Nope. The sermon focused more on the line about forgiving as we have been forgiven, which could have been a great message too, if the pastor had discussed areas where it's hard to forgive, such as a spouse's infidelity, or the countless unthinking indifferences and insensitivities that bedevil human relationships. Instead, at least from what I took away, the sermon was about how great it is to have been forgiven — not by other people, for specific wrongs, but by Christ for our general sin. And even then, the people he asked to share about how nice it is to be forgiven were teens or preteens who had nothing specific to share, just that they enjoyed being forgiven.

Well, yes, I suppose I do too, but isn't something as weakly expressed as that so general as to be utterly meaningless -- especially when the person who confesses to sinning "a lot" has no idea what the heck she's talking about, except at some basic level? These are kids, for crying out loud. What do they know about being attracted to someone other than your spouse, about being so frustrated with your children's screaming that it's all you can do to restrain yourself, about having to forgive a malicious, backstabbing co-worker or a lying, indifferent employer for the ways they keep hurting you and tearing you down? What do they know about having your heart torn out of you because you wanted what you can't have, and you took it anyway, or about dealing with old griefs and pains you thought you buried 20 years ago?

What does such a sermon like this one, treating such an in-depth passage in such a cavalier fashion, do, but make us feel good about ourselves and how lucky we are to be forgiven while the rest of the world is going to hell? It's good to be reminded about grace, but when every sermon — or at least a vast majority of them — is about the redemption Christ offers, and how believers will be spared from God's wrath, I can't help but feel someone's missing the point. Is that really all there is to the gospel? If so, why are we exhorted to bear fruit in keeping with repentance? Why all the talk about a transformed life if there's no evidence of a transformation?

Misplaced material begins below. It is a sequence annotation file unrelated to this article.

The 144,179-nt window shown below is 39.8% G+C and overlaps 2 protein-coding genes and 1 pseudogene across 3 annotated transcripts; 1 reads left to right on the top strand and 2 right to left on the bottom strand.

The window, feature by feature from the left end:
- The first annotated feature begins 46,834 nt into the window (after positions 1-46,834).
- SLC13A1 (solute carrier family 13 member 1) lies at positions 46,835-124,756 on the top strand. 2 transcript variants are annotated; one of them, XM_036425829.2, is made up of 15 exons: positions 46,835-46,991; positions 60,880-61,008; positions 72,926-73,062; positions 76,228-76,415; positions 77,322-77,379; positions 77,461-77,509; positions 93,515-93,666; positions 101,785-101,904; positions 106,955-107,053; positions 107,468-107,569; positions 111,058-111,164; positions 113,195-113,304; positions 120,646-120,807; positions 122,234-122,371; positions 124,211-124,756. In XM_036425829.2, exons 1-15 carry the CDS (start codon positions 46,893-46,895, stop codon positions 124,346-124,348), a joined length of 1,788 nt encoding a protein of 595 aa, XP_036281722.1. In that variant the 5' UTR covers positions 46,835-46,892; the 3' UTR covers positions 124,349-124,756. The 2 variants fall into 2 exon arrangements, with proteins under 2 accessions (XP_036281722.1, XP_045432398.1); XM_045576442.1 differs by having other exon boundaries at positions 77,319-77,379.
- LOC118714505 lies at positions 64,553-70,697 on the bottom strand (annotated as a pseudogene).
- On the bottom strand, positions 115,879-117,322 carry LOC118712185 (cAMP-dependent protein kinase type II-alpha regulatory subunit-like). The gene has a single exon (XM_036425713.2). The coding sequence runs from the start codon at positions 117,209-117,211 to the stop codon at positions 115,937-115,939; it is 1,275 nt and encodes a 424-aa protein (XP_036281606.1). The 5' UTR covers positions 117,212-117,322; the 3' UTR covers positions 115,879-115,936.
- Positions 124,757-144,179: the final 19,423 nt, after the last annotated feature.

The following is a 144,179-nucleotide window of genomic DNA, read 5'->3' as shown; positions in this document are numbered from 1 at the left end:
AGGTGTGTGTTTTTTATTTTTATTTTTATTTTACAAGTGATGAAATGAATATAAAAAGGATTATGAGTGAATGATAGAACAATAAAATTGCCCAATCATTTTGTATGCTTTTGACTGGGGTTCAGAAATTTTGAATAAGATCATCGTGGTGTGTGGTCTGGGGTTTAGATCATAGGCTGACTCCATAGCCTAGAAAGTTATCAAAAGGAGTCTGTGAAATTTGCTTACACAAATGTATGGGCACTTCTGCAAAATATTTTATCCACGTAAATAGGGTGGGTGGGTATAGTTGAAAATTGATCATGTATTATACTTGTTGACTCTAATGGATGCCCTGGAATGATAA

This sort of shallow thinking, which seems so common in evangelicaldom, is one of the reasons I no longer consider myself an evangelical Christian, despite the doctrinal similarities. The gospel has to go deeper than that. Christ calls us to holiness, which means not just a restored relationship with the Father, but a restored set of relationships with our fellow men as well — a real and recognizable community. In fact, it's really impossible to get the relationship with God restored if you're out of any sort of fellowship or relationship with a larger community. If going to church and singing "Amazing Grace" once a week (or even three times a week) is the end-all-be-all of the faith, then why does Christ talk so much about our responsibility to other people. It's one of the two prevailing themes of his preaching, along with "No one gets to the Father but through me."

A friend of mine whom I call Respectfully Brian P. (because that's how he always signs his correspondence) suggested that this approach to sermons is probably deliberate. They do the same thing at his church, and when he talked with his pastor about it recently, he was told it was because they're making the church services "seeker-friendly." In other words, the Sunday worship service is meant to vapid and void of meaning because that's all non-Chrsitians and new Christians are supposed to be capable of understanding. In other words, the worship service is meant for evangelism, and growth is meant to take place at the small group Bible studies most members don't attend.